How do I use the scientific
The scientific method is just a list of
steps that you need to follow when you're solving a problem. Depending on who
you talk to, there are anywhere from five to eight steps in the scientific
method. However, all versions of the scientific method involve the person
trying to solve the problem experimenting to find an answer.
The version of the scientific method that
I use in my class has six steps, as follows:
- Purpose: You've got a problem that you want to have solved. The purpose step
in the scientific method is just a restatement of what you want
accomplished. What do you want to find out? What is your goal? You
should write just one sentence for your purpose. You'll see what
I mean in the upcoming example.
- Hypothesis: How do you think you can solve the problem? The hypothesis step
is always written in the form "If ___________, then ___________.
The blank after the "if" is called the independent variable.
The independent variable is just whatever you are going to do to solve
the problem. The blank after "then" is the dependent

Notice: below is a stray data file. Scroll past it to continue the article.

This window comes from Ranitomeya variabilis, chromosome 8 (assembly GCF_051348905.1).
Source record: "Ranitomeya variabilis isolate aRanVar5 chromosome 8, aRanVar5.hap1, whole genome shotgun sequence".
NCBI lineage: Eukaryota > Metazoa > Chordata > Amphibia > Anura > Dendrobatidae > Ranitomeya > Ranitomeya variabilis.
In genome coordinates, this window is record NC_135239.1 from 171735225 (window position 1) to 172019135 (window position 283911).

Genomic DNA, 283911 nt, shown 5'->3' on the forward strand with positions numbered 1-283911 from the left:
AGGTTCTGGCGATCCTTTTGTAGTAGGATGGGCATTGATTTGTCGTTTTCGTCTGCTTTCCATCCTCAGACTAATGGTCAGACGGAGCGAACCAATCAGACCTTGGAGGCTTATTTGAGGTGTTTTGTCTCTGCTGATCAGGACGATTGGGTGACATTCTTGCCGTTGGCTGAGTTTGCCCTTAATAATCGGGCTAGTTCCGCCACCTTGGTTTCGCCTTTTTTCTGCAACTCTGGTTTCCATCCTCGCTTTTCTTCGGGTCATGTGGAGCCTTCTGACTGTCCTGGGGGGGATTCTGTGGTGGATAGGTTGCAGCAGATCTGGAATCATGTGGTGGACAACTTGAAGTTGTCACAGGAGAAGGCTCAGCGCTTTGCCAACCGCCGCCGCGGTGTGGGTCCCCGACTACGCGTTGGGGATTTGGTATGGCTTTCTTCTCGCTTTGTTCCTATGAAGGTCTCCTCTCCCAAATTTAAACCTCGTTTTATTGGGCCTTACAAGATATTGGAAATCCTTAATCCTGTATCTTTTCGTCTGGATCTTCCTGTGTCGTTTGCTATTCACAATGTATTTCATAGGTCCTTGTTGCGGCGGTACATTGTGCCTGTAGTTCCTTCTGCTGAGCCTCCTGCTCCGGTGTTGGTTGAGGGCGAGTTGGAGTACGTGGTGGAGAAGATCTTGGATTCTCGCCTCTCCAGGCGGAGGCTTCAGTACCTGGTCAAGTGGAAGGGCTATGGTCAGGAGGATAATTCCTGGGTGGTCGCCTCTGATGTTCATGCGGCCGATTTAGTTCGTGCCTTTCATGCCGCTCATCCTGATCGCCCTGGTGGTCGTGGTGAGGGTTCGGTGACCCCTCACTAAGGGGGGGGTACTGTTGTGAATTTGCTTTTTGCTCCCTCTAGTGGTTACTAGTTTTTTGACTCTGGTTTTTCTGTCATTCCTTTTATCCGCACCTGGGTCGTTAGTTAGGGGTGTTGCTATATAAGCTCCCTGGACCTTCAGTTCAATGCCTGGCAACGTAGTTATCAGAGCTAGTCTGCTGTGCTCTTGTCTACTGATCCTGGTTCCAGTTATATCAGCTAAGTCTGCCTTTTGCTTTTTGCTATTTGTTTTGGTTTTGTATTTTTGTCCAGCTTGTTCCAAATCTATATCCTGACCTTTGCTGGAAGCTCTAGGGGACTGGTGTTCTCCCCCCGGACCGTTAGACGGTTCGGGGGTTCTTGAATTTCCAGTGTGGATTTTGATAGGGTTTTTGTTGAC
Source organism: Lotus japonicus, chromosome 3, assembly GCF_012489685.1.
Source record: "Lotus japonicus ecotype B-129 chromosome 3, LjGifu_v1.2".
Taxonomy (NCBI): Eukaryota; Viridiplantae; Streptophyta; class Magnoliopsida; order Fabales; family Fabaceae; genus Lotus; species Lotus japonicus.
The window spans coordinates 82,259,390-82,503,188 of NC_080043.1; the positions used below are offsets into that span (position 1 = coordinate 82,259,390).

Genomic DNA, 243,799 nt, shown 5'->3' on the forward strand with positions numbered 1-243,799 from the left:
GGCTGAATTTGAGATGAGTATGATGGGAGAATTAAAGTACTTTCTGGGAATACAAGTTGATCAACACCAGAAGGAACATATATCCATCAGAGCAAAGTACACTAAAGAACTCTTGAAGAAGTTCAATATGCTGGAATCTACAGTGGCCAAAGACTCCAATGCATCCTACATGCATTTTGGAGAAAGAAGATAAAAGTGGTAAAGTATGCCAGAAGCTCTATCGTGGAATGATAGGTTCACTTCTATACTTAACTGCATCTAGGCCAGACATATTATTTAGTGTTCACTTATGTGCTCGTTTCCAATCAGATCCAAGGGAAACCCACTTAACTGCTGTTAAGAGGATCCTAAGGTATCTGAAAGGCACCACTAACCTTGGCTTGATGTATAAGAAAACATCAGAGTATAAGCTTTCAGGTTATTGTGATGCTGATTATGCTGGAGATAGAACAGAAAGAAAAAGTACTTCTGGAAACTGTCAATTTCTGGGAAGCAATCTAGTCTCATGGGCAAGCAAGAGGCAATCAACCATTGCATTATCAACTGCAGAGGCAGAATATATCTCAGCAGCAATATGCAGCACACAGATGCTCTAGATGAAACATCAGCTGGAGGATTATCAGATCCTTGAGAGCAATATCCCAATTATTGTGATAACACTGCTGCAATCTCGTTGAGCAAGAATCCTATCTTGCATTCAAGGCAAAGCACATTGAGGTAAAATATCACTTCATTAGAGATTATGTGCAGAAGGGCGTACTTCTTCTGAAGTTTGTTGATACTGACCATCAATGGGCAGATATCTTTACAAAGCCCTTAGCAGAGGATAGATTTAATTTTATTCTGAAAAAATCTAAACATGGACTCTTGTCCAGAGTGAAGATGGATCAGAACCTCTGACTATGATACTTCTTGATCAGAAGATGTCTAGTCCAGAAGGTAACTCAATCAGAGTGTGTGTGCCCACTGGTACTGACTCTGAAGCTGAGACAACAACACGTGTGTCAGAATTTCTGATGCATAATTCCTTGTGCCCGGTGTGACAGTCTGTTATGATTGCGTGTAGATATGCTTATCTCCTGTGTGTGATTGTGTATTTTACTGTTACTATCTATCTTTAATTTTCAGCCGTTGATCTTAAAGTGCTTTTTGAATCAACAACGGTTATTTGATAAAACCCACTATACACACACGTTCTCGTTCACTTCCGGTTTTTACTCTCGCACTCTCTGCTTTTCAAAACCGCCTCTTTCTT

variable. The dependent variable is what you think will happen when
you do whatever the independent variable is. For example, if your
hypothesis is that "If I take an aspirin, my headache will go
away," your independent variable is "taking an aspirin"
(this is what you do) and your dependent variable is "the headache
will go away" (what happens as a result of your having done
- Materials: What do you need to have in order to see if your hypothesis is
true? This part of the scientific method is a list of everything
you need to do the experiment. Leave nothing out!
- Procedure: What are you going to do during this experiment.
You should list everything that you are going to do in this
section. Even if it seems obvious, write it down. A good rule of thumb:
If a six-year-old child can understand what you've written, then you've
written it well. If they can't, then you need to go into more detail!
- Results: When you did the experiment, what happened? What did you see,
hear, smell, etc? You should give a complete accounting of all data that
you take (sometimes this is referred to as the "Data"
section). There's an old saying among chemists: "If you didn't
write it down, then it didn't happen." Make sure you write everything
- Conclusion: What do the results mean? Was your hypothesis correct? This
section should be only one sentence long. For example, if you proved the
hypothesis that "If I take an aspirin, my headache will go
away," then the conclusion should be "I took an aspirin, and
my headache went away." Don't make this any longer than it has to